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There is a certain level of anxiety that accompanies a trip to the airport. To be completely honest, I sort of hate myself for writing a blog about flying because it’s been covered way too much by douchebags bragging about their mileage points and claiming that “if you don’t fly first class and have a Delta Sky Lounge card and blah blah blah you’re a nobody.” To that, all I have to say is this:
Just get a seat in coach like everyone else (unless you’re flying internationally, in which case definitely upgrade if you’ve got the means), eat half a Xanax, and go to sleep. Ponying up extra dollars for perks on a three-hour flight from NYC to Miami or Detroit to Nashville is the dumbest shit ever. I hate articles like that and I promise you this is not one of them. So back to my original point here.
It doesn’t matter whether you yourself are flying or if you’re simply driving someone there so that they can catch a flight, there’s just a level of anxiousness attached to the prospect of willingly going to a place with stringent security and large amounts of people.
I’ve been a proponent of arriving at the airport early my entire adult life and it’s because of my time spent flying as a child. I can remember complaining about this frequently as a youngster when I’d have to get up at 4:00 a.m. to catch a flight to Marco Island or Hilton Head that wasn’t leaving until 7:00 a.m. The airport was probably 45-55 minutes from my childhood home, and my family would always have ample time to spend before taking off. “You can sleep on the plane,” my dad would say.
We’ve all heard that age-old cliche about how all boys eventually become their fathers, and even though I don’t agree with that maxim entirely, like any cliche there are slivers of truth to it. One thing that I’ve been indoctrinated to believe (thanks to my dad) is that you need to arrive early to the airport if you’re trying to catch a flight.
A long line at TSA, a gate change on the other end of the airport, or computer issues at the ticket counter (which, back when I was a kid was still a problem because of the whole no smartphone thing) – Murphy’s Law, which states that anything that can go wrong will go wrong, has never been more true than it is inside the confines of an airport. Leave nothing to chance on a day when you are taking part in the miracle of flight.
This could very well be another case of me straying away from the millennial status quo because I don’t know a ton of my friends who arrive at their departure zone with more than fifteen minutes of leeway time before their flight takes off.
That to me is insanity, and I shake my head in disbelief every time I hear about a coworker or friend who misses an important flight because their Uber driver took an obscure route that he thought would be faster. Why leave your fate in the hands of a grumpy cab driver or disgruntled TSA agent that is taking an exhausting amount of time to stop the conveyor belt to study the x-ray machine each time a bag goes by?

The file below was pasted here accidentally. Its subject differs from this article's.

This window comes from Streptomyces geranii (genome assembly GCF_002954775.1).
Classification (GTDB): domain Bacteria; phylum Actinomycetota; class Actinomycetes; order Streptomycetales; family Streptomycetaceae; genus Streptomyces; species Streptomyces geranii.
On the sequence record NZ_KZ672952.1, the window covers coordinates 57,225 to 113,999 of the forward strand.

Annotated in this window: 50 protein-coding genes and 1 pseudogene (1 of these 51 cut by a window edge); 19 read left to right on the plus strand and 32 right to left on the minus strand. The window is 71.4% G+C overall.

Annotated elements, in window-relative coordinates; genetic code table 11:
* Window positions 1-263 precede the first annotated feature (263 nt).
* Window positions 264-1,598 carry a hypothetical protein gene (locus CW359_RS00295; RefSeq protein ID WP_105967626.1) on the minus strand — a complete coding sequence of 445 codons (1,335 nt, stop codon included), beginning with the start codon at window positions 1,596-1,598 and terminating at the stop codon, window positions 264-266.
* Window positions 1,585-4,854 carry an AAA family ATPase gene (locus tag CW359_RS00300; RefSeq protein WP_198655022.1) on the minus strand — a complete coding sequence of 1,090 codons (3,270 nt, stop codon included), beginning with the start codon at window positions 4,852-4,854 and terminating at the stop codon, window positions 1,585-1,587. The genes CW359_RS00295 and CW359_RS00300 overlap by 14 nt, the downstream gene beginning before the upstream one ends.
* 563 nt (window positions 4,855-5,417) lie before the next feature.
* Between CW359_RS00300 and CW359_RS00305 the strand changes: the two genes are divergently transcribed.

I understand the idea – if you can please excuse the pun – of flying by the seat of your pants. It’s exhilarating but it simply isn’t in my constitution to leave the act of making a flight to chance. Some people are just naturally prone to being late, but I am not one of them. I am always the first of my friends to arrive at a pre-arranged bar or restaurant, and I guess it bubbles over into how I choose to fly.
I myself like to arrive at the airport with at least an hour and a half to hang out in the terminal, where I’ll treat myself to an overpriced snack and a FIJI water because that’s just what you do when you’re in an airport. You treat yourself.
People watching is a forgotten activity in the age of smartphones, but in an international airport, it is every bit as good as anything streaming on Netflix or HBO Now. The absolute dregs of humanity are constantly on display here.
And even though the idea of dressing up to fly has become old hat to anyone under the age of 40 (replaced with Lulu sweats and moisture wicking t-shirts) you can still tell the difference between a person who got to their terminal with time to spare and someone who is hanging on by a thread.
Both the early and the late will be wearing athleisure, however, there’s a striking difference between the two. The lark will have FIJI water in hand and their phone charging in one of the primo outlets very close to the gate. With their feet up on their carry on, their tablet will be playing an episode of Always Sunny or Curb Your Enthusiasm.
The sluggard, still wearing athleisure, will have no FIJI water. The battery on their phone will be hovering around 30%, and since they’ve only got 15 minutes before takeoff, all of those aforementioned wall outlets will have been taken by more responsible people.
They are disheveled, tired from sprinting to the gate, and altogether disgusting. Be an adult and get there with an hour or two to spare. There aren’t many things as anxiety inducing as the feeling of being rushed. Now sit back and enjoy this classic deep cut from ATB.
*extremely German voice*
At the beginning of November 1998,
a huge and strong hurricane approached Central America,
and it started raining…too much rain over paradise. .